Monday, November 30, 2009

Mindray Introduces Significant New Upgrade for M5 Ultrasound Platform

MAHWAH, N.J., Nov. 30 /PRNewswire-FirstCall/ -- Mindray Medical International Limited (NYSE: MR), a leading developer, manufacturer and marketer of medical devices worldwide, today announced the introduction of a significant new upgrade for the company's popular M5 ultrasound system at the 95th Annual Meeting of the Radiology Society of North America being held in Chicago, November 29 - December 4, 2009. The upgrade includes automatic presets for each new exam and the addition of another state-of-the-art transducer.

"This new upgrade is the third significant upgrade for the M5 platform," said Michael Thompson, vice president of U.S. ultrasound sales for Mindray. "It provides several key performance improvements in addition to ease-of-use advances for this highly reliable system."

The M5 upgrade features factory-installed exam set-ups for difficult adult abdominal and pediatric abdominal imaging. Further enhancements have also been made to pulse wave (PW) Doppler and low-flow color performance (sensitivity) on linear transducers for vascular applications. The new iZoom(TM) feature increases image size which is especially helpful in the operating room or for a special procedures suite where the clinician needs to view the screen across a sterile field, procedure table. Additional connectivity improvements have been added which support seamless file transfers.

source: PR newswire

Sunday, November 29, 2009

Toshiba Enters Ultra Portable Ultrasound Market with New Laptop

CHICAGO, Nov. 29, 2009 – Many hand-carried ultrasound systems offer better access to patients when space is compromised, but cannot provide all of the advanced radiology capabilities required to perform exams in today’s demanding ultrasound environment.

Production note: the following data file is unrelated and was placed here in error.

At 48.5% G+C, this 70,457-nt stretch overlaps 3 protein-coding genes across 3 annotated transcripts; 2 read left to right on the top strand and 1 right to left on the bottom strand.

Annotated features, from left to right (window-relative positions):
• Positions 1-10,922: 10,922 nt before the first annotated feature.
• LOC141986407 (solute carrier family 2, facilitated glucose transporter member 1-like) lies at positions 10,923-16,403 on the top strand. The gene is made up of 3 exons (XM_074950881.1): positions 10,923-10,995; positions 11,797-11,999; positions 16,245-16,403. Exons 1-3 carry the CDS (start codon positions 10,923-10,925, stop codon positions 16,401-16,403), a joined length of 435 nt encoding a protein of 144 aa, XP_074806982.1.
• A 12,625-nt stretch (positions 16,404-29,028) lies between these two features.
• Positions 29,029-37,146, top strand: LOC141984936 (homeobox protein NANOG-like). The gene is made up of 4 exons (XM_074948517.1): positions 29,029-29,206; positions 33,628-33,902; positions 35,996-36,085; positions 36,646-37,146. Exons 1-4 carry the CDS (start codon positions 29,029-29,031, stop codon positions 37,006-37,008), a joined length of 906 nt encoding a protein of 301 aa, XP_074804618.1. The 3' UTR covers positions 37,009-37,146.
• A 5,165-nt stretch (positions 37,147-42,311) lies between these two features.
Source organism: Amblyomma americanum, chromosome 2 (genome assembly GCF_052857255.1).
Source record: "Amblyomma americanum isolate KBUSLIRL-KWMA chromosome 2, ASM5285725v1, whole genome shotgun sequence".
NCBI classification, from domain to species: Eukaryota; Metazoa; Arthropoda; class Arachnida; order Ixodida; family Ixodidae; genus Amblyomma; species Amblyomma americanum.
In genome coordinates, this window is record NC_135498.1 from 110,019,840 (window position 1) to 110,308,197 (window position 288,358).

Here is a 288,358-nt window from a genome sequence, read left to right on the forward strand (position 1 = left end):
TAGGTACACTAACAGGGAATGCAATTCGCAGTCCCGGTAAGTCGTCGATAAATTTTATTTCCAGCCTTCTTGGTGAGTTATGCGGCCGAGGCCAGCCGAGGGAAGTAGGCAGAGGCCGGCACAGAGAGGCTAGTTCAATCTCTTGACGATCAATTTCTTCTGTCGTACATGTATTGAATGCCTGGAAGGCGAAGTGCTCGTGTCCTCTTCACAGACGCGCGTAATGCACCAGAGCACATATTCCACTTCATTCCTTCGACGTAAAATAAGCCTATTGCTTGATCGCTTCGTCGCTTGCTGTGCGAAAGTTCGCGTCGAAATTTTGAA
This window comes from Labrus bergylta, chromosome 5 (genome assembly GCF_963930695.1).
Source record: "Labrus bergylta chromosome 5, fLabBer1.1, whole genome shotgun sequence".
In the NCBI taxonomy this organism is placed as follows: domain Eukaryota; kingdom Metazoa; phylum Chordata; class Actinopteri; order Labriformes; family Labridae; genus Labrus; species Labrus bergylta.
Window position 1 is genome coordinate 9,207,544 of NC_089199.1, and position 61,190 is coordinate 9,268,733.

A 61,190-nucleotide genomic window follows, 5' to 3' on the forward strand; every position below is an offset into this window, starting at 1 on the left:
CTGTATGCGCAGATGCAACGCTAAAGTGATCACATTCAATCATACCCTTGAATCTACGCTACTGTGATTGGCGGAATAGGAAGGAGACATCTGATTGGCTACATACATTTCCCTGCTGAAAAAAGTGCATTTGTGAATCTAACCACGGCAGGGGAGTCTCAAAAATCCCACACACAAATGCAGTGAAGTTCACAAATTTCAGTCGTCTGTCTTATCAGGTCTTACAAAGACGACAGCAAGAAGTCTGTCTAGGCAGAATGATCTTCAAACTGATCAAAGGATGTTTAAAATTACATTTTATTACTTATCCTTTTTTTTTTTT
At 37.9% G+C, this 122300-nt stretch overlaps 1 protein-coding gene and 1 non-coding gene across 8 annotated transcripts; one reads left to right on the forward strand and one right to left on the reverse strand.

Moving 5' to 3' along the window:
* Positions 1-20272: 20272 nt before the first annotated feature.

Designed to meet the needs of today’s hospitals by combining portability with high-end radiology features, Toshiba America Medical Systems, Inc. introduces the new ViamoTM laptop ultrasound system (works-in-progress), the industry’s no-compromise ultrasound system with advanced radiology capabilities, previously unavailable on hand-carried systems. Toshiba will showcase the Viamo at this year’s Radiological Society of North America (RSNA) annual meeting, held in Chicago, Nov. 29 – Dec. 4 (Booth #5629, South Hall).

The Viamo combines the portability of a laptop system with advanced radiology features to deliver outstanding image quality, enhance diagnostic confidence and improve ease of us'e. Developed from a radiology foundation, Toshiba’s Viamo provides the confidence to image patients at bedside, which generally requires larger, more expensive cart-based systems. When an immobile patient needs a high-end ultrasound exam, the portable Viamo laptop ultrasound is brought to the patient to improve the patient’s comfort without compromising exam quality. It is also ideal for a variety of patient exams, including traditional radiology, pediatric, emergency, OB/GYN, vascular and bariatric.

source: Toshiba

Thursday, November 26, 2009

Clearer Ultrasound Images Via "Hyper Lens"

Expecting parents can soon get high-definition baby pictures thanks to a new hyper-lens, which also provides ship captains incredibly accurate maps of the sea floor.

With the new discovery, high-resolution ultrasounds and sonar imaging has now become a possibility.